Six Steps for Dealing with a High-Level Data Breach

Share  
1 | 2 | 3 | 4 | 5 | 6 | 7 | 8 | 9
Previous Next

Click through for six steps organizations should take when faced with a data breach, as identified by Anthony DiBello, strategic partnerships manager, Guidance Software.

Sue PorembaThe Department of Energy was hacked. Again. It is the second time this year that the DOE was the victim of a breach. The breach took place in, and it is believed that the personally identifiable information (PII) of 14,000 present and former employees was potentially compromised.

Defense contractor Northrop Grumman recently announced that it, too, suffered a similar breach.

In both cases, because of the type of information affected, the hackers may have been doing little more than data mining for valuable-on-the-black-market PII. Or it could be the hackers were looking for more, like the ability to access data involving the critical infrastructure or national security stored on the organizations’ networks. We don’t know, and we won’t know, as Anthony DiBello, strategic partnerships manager, Guidance Software, pointed out to Sue Marquette Poremba in an email, without a complete forensic analysis of the compromised systems. He went on to say:

When incidents like this happen, people are very eager to get their systems and machines back online and working. This may cause serious loss to the forensic artifacts and the evidence to determine exactly what happened.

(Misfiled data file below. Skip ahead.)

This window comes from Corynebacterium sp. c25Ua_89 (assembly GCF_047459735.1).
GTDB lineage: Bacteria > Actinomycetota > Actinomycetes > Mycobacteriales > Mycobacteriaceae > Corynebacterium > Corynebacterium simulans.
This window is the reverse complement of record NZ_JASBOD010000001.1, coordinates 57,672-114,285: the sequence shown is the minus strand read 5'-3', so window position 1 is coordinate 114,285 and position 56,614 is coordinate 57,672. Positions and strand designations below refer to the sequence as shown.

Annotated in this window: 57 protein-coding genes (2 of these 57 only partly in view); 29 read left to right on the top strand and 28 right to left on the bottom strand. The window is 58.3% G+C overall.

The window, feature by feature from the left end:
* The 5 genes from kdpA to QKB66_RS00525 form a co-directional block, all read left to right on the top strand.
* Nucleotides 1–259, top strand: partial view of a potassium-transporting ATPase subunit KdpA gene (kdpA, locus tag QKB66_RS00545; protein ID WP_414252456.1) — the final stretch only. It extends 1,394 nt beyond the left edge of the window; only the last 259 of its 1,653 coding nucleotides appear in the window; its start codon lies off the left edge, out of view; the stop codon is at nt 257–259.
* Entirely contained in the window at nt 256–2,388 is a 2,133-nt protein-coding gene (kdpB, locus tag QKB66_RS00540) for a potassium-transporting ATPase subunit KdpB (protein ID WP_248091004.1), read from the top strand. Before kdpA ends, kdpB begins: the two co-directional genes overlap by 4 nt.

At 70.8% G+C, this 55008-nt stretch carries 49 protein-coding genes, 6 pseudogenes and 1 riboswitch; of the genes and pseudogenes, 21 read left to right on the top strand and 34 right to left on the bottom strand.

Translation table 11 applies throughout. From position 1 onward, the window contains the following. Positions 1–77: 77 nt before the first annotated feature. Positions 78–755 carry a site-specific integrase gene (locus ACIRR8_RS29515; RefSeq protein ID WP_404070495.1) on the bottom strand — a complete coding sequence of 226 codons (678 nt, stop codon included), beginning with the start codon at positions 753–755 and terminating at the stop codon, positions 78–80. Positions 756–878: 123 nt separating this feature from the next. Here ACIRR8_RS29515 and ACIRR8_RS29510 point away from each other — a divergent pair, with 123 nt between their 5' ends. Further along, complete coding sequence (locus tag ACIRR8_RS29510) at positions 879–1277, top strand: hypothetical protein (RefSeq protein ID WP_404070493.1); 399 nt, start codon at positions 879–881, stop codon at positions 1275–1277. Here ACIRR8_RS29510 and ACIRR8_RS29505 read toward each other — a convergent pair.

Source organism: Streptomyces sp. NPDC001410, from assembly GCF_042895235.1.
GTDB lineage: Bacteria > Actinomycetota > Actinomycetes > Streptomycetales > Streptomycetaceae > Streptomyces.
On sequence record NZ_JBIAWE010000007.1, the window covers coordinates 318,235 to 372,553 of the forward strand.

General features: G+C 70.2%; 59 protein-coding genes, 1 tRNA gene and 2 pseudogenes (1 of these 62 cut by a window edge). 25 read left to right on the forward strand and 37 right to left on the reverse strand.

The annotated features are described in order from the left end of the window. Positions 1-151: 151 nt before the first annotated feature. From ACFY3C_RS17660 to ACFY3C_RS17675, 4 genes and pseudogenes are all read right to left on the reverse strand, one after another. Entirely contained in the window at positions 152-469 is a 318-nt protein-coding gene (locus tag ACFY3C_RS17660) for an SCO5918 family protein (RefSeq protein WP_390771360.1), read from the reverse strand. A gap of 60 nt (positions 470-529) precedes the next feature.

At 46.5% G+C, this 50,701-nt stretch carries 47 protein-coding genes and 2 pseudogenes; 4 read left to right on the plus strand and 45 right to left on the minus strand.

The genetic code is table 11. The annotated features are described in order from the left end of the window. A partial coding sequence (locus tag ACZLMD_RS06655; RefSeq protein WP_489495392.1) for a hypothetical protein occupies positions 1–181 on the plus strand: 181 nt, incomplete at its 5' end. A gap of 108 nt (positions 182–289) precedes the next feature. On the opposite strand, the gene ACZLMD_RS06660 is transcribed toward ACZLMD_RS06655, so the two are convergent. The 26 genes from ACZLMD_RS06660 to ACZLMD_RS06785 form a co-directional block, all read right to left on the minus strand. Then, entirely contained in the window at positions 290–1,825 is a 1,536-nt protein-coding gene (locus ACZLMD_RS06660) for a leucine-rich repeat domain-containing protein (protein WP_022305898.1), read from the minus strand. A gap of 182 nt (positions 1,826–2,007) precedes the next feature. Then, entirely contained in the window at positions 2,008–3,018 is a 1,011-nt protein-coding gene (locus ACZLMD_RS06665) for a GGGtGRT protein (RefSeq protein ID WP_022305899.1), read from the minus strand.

After a breach, DiBello added, an organization should take the time to learn what happened, and leverage the lessons learned to improve their systems. Otherwise, they may leave themselves vulnerable to another, similar attack. So DiBello provided the following tips on how to best manage breaches like this.

 

Related Topics : Unisys, Stimulus Package, Security Breaches, Symantec, Electronic Surveillance

 
More Slideshows

LastPassPasswords0x Are You One Password Away from a Data Breach?

To help improve overall cybersecurity practices, the first line of defense is often an educated user with strong password practices. ...  More >>

Security103-290x195.jpg How Self-Encrypting SSDs Enhance Data Security

Hardware-based encryption is a much stronger and more reliable option for protecting data than software-based encryption or, worst case scenario, no encryption at all. ...  More >>

IntermediaRansomwareRisk0x How to Protect Your Organization from Ransomware

Although the ransom can be costly, the reality is that the downtime inflicted by ransomware can be even more damaging to businesses. ...  More >>

Subscribe to our Newsletters

Sign up now and get the best business technology insights direct to your inbox.